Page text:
There are the Sentimental collections, of course. The clothes and costume jewelry I don’t use any more but haven’t given up because I remember the parties I wore them to. If my daughter was into vintage dressing, she’d probably be begging me to let her into that part of my closet. Too bad she’s not and is more likely to look sideways at me with a raised eyebrow whenever I pull out some little gem like my sequined blouse from the seventies.

There are the Valuable collections, like the important papers that are carefully protected from the light of day by the boxes of unimportant papers that hide them.

And there are what I call the Lazy collections, the boxes of kitchen gadgets I don’t use, the plastic food savers that don’t have lids and the makeup that should have been shown the trash bin months (years?) ago.

I also have some of the less touchy-feely collections (which means you can’t touch or feel them).  Collections of bad habits. Collections of poor money choices. Collections of calories I have consumed. I like to carry these collections with my always so I can pull them out whenever I start feeling too good about myself.

Some collections are worth keeping just as they are (Valuable collections), some are worth keeping but maybe in a different format (maybe I could turn my Sentimental collections into photobooks) and some collections just don’t need be part of my life. Yes, I’m looking at you, Ms. Just in Case and Madame Lazy.

Just in Case  and Lazy collections are prime candidates for purging, re-gifting, selling and trashing. Those ratty towels might be useful to the local animal shelter and all those crafting supplies might be welcomed by my kindergarten and elementary school teacher friends.

And those other collections? The ones that keep me mired in the muck of regret and self-recrimination? They should definitely be kicked to the curb. I know it will take more than empty boxes and drop-off bins to move those collections out of my house.

Stay tuned on that subject.


What collections do you have? How many of them would you be willing to give away if you had the right incentive?  

photo credit: frogs & turtles via photopin (license)


Writing Sample: Event Review

From time to time I post a sample of the writing I do for other organizations and companies.  This article was printed in the quarterly chapter newsletter of a national professional association in June, 2015. 

The Road to Life is Ever Under Construction

By Sophia Oldford, CAE

“People take up the trapeze for many reasons,” says Ezra Trigg, Director of the Gorilla Circus in England. “Some people have stressful work lives, and it’s a release. As soon as they’re up in the air, they don’t have to worry about anything on the ground.” [i]

Meg Beckel, President and CEO of the Canadian Museum of Nature was the guest speaker at the CSAE OG Volunteer Breakfast. She opened her presentation, “The Road Less Travelled”, by stating that “The road to life is ever under construction”. Listening to Ms. Beckel, you don’t find it strange at all to learn that she includes gigs as a trapeze artist and aerobics instructor at Club Med in between her senior positions in banking, the performing arts and higher education.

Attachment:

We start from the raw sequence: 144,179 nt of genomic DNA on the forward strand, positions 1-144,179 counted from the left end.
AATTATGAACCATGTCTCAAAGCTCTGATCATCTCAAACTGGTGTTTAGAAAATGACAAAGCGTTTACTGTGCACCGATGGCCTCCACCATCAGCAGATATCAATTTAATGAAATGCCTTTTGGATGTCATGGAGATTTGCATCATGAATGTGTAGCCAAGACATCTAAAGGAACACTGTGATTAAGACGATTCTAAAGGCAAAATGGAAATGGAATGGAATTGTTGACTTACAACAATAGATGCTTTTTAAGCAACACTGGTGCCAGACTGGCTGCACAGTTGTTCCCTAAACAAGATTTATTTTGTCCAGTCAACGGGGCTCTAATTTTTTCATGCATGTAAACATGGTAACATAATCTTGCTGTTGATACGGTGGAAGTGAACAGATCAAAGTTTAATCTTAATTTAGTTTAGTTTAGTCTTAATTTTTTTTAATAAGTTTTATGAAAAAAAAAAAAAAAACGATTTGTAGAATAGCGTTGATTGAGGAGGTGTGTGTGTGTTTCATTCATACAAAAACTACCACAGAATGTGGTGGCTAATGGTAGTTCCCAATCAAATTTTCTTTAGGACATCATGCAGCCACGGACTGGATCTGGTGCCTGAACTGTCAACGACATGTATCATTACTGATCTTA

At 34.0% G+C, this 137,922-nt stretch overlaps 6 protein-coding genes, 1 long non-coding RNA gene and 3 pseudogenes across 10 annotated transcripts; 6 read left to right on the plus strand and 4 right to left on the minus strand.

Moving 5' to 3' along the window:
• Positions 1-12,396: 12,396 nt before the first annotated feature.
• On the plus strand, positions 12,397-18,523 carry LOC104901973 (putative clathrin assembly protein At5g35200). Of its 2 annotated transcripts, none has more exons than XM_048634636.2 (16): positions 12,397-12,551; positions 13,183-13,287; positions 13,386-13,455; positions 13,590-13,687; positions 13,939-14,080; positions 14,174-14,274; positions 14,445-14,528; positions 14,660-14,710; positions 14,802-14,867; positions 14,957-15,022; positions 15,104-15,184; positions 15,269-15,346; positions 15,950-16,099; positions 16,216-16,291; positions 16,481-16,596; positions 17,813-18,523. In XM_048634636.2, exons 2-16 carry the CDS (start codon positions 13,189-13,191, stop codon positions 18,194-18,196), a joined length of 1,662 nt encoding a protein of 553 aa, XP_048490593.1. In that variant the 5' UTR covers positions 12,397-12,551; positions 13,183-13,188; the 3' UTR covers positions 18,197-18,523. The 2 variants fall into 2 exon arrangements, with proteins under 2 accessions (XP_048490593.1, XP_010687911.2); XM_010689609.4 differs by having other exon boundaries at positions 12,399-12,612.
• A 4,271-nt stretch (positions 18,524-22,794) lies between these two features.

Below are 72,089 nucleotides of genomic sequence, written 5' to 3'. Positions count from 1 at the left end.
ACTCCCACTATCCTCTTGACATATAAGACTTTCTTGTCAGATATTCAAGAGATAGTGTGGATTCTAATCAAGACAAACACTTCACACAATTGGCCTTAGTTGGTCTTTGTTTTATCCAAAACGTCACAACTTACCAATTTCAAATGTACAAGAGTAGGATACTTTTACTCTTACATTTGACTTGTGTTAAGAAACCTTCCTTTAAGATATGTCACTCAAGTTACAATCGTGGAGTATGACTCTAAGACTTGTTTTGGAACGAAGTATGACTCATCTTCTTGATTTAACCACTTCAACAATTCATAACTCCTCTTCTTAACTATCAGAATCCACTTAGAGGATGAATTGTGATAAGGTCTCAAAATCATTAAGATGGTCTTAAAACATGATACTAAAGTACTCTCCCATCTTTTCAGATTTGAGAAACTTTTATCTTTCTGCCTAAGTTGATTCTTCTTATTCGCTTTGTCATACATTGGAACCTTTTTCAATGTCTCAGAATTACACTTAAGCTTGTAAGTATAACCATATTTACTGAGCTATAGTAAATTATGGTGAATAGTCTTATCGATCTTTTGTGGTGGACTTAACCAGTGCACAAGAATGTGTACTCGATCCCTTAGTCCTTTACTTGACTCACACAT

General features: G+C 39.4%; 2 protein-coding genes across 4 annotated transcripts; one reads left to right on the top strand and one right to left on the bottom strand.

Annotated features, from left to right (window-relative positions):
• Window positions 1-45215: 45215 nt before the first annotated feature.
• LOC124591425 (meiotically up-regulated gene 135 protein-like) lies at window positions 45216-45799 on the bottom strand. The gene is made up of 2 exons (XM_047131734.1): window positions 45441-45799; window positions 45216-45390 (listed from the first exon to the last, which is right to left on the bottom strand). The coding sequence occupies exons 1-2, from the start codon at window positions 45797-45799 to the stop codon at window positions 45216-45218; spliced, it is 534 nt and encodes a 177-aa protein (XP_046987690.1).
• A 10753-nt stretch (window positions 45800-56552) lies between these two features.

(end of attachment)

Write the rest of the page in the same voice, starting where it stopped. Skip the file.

On a rainy day in June over 35 CSAE Ottawa-Gatineau Chapter volunteers gathered for a much-appreciated hot buffet breakfast at the elegant rotunda of the Canadian Museum of Nature. Networking was lively throughout the morning.

Andrea Fernandes, Sales Representative and Protocol, Canadian Museum of Nature and Christine James, CAE, Associate Director, Membership Services and Programs, Royal College of Physicians and Surgeons of Canada, co-chairs of the CSAE O-G Membership Committee welcomed everyone to the event.

Jasmine Lidington, CAE and Past President of CSAE OG, spoke about the best way to connect members and share knowledge. She emphasized the importance of volunteering to the fabric of our community and how new volunteers keep the chapter vibrant and amazing.

Andrea introduced the guest speaker Margaret Beckel, President and CEO of the Canadian Museum of Nature.  When Andrea used words like, “courageous” and “bold” and “inspiring” to describe Meg the audience knew that she would be interesting. Just how interesting was a surprise!

Picture this. A woman leaps from challenging job to demanding post to … circus performer? This describes Meg’s career trajectory. She shared that, “Winging it makes it interesting, but you have to really know yourself.” She certainly gained that knowledge as she moved from a career in corporate banking to fundraising for the performing arts (ballet, theatre and symphony) and universities (Calgary and Victoria) to running museums (Royal Ontario Museum), back to university fundraising (University of Waterloo) and finally, to the Canadian Museum of Nature. Oh, and a few weeks and months of teaching and performing at Club Med in between.

Meg’s career certainly hasn’t moved in a linear path but it does have rationale. She offered us some valuable takeaways.

  1. “Banking had services, ballet had magic.” Discover the power of passion and commitment.
  2. Ballet dancing for 17 years and Saturdays spent with the ROM kids’ club paid off. Childhood passions can turn into adult careers.
  3. Everyone’s in it together. Collegiality can make a difficult situation bearable.
  4. If you need to rebuild trust, you need to be honest. Commit to being a person of integrity.
  5. Take a break when you are fried! Do something that allows you to step away from your stress, like working the double trapeze. (Author’s note: I preferred to become a lifeguard. I like my feet on the ground. And wet.)